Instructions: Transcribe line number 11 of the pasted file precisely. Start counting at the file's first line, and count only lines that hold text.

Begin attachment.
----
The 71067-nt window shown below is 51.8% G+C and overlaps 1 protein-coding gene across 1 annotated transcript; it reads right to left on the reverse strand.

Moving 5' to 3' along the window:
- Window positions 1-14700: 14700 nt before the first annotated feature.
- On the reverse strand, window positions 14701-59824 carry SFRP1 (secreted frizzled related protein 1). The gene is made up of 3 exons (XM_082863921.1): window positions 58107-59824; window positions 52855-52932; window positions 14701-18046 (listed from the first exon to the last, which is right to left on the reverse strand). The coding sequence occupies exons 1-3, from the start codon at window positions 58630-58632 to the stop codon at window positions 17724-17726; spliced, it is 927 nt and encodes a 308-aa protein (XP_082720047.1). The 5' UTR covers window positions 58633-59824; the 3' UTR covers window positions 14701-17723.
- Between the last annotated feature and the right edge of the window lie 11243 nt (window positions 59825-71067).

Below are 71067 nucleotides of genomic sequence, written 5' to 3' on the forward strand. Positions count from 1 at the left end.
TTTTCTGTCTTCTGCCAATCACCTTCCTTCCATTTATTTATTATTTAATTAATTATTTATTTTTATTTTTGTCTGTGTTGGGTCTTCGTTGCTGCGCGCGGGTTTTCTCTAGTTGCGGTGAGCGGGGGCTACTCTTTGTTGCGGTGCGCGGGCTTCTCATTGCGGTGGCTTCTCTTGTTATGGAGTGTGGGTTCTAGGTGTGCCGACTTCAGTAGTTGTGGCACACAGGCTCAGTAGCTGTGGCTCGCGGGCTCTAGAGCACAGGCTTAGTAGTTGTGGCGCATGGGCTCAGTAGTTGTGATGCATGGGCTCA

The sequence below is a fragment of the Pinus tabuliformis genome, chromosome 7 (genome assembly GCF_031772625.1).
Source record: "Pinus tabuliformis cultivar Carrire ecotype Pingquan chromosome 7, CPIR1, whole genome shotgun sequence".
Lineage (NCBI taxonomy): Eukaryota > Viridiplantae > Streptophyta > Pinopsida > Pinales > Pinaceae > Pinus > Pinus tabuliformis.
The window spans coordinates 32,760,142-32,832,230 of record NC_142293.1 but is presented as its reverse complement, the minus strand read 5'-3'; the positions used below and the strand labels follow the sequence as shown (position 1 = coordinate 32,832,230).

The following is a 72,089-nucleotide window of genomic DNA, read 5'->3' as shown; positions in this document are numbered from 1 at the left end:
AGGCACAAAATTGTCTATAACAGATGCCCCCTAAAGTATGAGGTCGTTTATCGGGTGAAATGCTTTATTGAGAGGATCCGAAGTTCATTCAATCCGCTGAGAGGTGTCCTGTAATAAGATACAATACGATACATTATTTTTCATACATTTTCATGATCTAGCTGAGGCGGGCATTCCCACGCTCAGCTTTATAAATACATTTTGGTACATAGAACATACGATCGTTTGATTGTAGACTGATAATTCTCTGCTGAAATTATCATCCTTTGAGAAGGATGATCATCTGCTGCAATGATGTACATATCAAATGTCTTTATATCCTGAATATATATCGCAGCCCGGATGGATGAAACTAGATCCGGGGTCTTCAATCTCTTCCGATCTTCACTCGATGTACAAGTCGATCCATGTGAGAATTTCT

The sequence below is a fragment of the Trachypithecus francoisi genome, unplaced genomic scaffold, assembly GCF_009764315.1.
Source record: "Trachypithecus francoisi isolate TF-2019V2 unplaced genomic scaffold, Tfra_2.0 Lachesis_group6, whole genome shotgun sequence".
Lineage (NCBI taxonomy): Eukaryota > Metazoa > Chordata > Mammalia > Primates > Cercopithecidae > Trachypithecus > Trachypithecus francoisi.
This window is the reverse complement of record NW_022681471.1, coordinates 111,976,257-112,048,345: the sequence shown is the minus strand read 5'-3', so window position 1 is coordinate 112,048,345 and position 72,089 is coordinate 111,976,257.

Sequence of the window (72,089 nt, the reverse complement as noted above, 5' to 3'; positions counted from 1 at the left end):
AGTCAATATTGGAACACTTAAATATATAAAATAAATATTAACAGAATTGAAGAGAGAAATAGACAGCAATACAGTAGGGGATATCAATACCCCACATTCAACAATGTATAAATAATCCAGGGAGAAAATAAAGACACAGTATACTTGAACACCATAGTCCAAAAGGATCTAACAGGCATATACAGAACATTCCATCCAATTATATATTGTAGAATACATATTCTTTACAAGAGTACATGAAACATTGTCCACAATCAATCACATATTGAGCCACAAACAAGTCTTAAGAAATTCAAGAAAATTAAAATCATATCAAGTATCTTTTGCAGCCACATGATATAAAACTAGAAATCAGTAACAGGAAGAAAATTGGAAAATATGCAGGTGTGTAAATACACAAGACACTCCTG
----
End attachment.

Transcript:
The window spans coordinates 32,760,142-32,832,230 of record NC_142293.1 but is presented as its reverse complement, the minus strand read 5'-3'; the positions used below and the strand labels follow the sequence as shown (position 1 = coordinate 32,832,230).